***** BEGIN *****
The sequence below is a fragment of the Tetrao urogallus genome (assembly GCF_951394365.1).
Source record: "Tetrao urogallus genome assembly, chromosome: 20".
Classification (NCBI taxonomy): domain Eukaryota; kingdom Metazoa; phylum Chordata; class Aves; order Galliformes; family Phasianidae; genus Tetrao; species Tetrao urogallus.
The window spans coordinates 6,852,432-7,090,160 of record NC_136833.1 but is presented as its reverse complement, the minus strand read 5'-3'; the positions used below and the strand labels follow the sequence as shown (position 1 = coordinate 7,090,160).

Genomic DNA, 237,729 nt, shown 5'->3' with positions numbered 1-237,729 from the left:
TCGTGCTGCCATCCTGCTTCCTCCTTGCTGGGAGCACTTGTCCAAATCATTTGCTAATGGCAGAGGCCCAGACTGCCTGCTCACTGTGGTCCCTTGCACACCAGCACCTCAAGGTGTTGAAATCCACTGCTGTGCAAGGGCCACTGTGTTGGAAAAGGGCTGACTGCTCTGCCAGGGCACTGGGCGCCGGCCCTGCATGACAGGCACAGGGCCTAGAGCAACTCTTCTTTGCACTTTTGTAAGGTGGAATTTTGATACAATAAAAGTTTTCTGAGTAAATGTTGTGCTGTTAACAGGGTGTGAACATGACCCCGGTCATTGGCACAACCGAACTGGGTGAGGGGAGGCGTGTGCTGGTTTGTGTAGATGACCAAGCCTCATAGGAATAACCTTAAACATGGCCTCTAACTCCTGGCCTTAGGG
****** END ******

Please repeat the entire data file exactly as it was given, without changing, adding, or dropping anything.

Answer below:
The sequence below is a fragment of the Tetrao urogallus genome (assembly GCF_951394365.1).
Source record: "Tetrao urogallus genome assembly, chromosome: 20".
Classification (NCBI taxonomy): domain Eukaryota; kingdom Metazoa; phylum Chordata; class Aves; order Galliformes; family Phasianidae; genus Tetrao; species Tetrao urogallus.
The window spans coordinates 6,852,432-7,090,160 of record NC_136833.1 but is presented as its reverse complement, the minus strand read 5'-3'; the positions used below and the strand labels follow the sequence as shown (position 1 = coordinate 7,090,160).

Genomic DNA, 237,729 nt, shown 5'->3' with positions numbered 1-237,729 from the left:
TCGTGCTGCCATCCTGCTTCCTCCTTGCTGGGAGCACTTGTCCAAATCATTTGCTAATGGCAGAGGCCCAGACTGCCTGCTCACTGTGGTCCCTTGCACACCAGCACCTCAAGGTGTTGAAATCCACTGCTGTGCAAGGGCCACTGTGTTGGAAAAGGGCTGACTGCTCTGCCAGGGCACTGGGCGCCGGCCCTGCATGACAGGCACAGGGCCTAGAGCAACTCTTCTTTGCACTTTTGTAAGGTGGAATTTTGATACAATAAAAGTTTTCTGAGTAAATGTTGTGCTGTTAACAGGGTGTGAACATGACCCCGGTCATTGGCACAACCGAACTGGGTGAGGGGAGGCGTGTGCTGGTTTGTGTAGATGACCAAGCCTCATAGGAATAACCTTAAACATGGCCTCTAACTCCTGGCCTTAGGG